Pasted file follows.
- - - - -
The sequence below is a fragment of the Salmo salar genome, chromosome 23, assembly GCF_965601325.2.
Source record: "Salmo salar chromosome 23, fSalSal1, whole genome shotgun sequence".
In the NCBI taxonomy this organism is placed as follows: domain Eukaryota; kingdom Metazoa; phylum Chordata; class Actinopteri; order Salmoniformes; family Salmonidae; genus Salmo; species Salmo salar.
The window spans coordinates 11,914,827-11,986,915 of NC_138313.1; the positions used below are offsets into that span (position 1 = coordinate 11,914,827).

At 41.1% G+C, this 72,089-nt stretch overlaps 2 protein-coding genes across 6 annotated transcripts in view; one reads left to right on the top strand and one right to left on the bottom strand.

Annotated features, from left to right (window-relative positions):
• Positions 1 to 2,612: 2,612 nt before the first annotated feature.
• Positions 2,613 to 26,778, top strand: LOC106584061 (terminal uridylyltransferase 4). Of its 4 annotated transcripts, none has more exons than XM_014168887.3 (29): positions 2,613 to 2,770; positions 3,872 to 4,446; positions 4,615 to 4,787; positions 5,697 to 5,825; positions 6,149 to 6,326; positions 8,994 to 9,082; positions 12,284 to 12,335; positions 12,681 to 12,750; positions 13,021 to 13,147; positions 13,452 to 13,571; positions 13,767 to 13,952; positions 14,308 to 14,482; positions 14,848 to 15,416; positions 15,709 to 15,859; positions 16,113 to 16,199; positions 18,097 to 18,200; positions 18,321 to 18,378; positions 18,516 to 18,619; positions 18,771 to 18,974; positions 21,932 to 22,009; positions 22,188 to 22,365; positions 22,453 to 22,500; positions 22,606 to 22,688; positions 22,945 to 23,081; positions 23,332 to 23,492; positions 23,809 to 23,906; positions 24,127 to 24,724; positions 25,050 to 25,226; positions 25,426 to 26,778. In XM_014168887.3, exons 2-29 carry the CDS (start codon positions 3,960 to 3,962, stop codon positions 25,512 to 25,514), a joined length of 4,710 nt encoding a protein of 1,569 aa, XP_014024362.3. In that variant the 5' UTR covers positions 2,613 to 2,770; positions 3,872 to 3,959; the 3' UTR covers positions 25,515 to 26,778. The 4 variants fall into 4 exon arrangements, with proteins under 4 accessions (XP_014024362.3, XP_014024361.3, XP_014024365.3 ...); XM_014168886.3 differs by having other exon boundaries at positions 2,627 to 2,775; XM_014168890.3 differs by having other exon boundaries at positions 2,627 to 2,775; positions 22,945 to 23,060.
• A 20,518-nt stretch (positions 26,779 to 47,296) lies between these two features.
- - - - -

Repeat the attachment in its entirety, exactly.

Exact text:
The sequence below is a fragment of the Salmo salar genome, chromosome 23, assembly GCF_965601325.2.
Source record: "Salmo salar chromosome 23, fSalSal1, whole genome shotgun sequence".
In the NCBI taxonomy this organism is placed as follows: domain Eukaryota; kingdom Metazoa; phylum Chordata; class Actinopteri; order Salmoniformes; family Salmonidae; genus Salmo; species Salmo salar.
The window spans coordinates 11,914,827-11,986,915 of NC_138313.1; the positions used below are offsets into that span (position 1 = coordinate 11,914,827).

At 41.1% G+C, this 72,089-nt stretch overlaps 2 protein-coding genes across 6 annotated transcripts in view; one reads left to right on the top strand and one right to left on the bottom strand.

Annotated features, from left to right (window-relative positions):
• Positions 1 to 2,612: 2,612 nt before the first annotated feature.
• Positions 2,613 to 26,778, top strand: LOC106584061 (terminal uridylyltransferase 4). Of its 4 annotated transcripts, none has more exons than XM_014168887.3 (29): positions 2,613 to 2,770; positions 3,872 to 4,446; positions 4,615 to 4,787; positions 5,697 to 5,825; positions 6,149 to 6,326; positions 8,994 to 9,082; positions 12,284 to 12,335; positions 12,681 to 12,750; positions 13,021 to 13,147; positions 13,452 to 13,571; positions 13,767 to 13,952; positions 14,308 to 14,482; positions 14,848 to 15,416; positions 15,709 to 15,859; positions 16,113 to 16,199; positions 18,097 to 18,200; positions 18,321 to 18,378; positions 18,516 to 18,619; positions 18,771 to 18,974; positions 21,932 to 22,009; positions 22,188 to 22,365; positions 22,453 to 22,500; positions 22,606 to 22,688; positions 22,945 to 23,081; positions 23,332 to 23,492; positions 23,809 to 23,906; positions 24,127 to 24,724; positions 25,050 to 25,226; positions 25,426 to 26,778. In XM_014168887.3, exons 2-29 carry the CDS (start codon positions 3,960 to 3,962, stop codon positions 25,512 to 25,514), a joined length of 4,710 nt encoding a protein of 1,569 aa, XP_014024362.3. In that variant the 5' UTR covers positions 2,613 to 2,770; positions 3,872 to 3,959; the 3' UTR covers positions 25,515 to 26,778. The 4 variants fall into 4 exon arrangements, with proteins under 4 accessions (XP_014024362.3, XP_014024361.3, XP_014024365.3 ...); XM_014168886.3 differs by having other exon boundaries at positions 2,627 to 2,775; XM_014168890.3 differs by having other exon boundaries at positions 2,627 to 2,775; positions 22,945 to 23,060.
• A 20,518-nt stretch (positions 26,779 to 47,296) lies between these two features.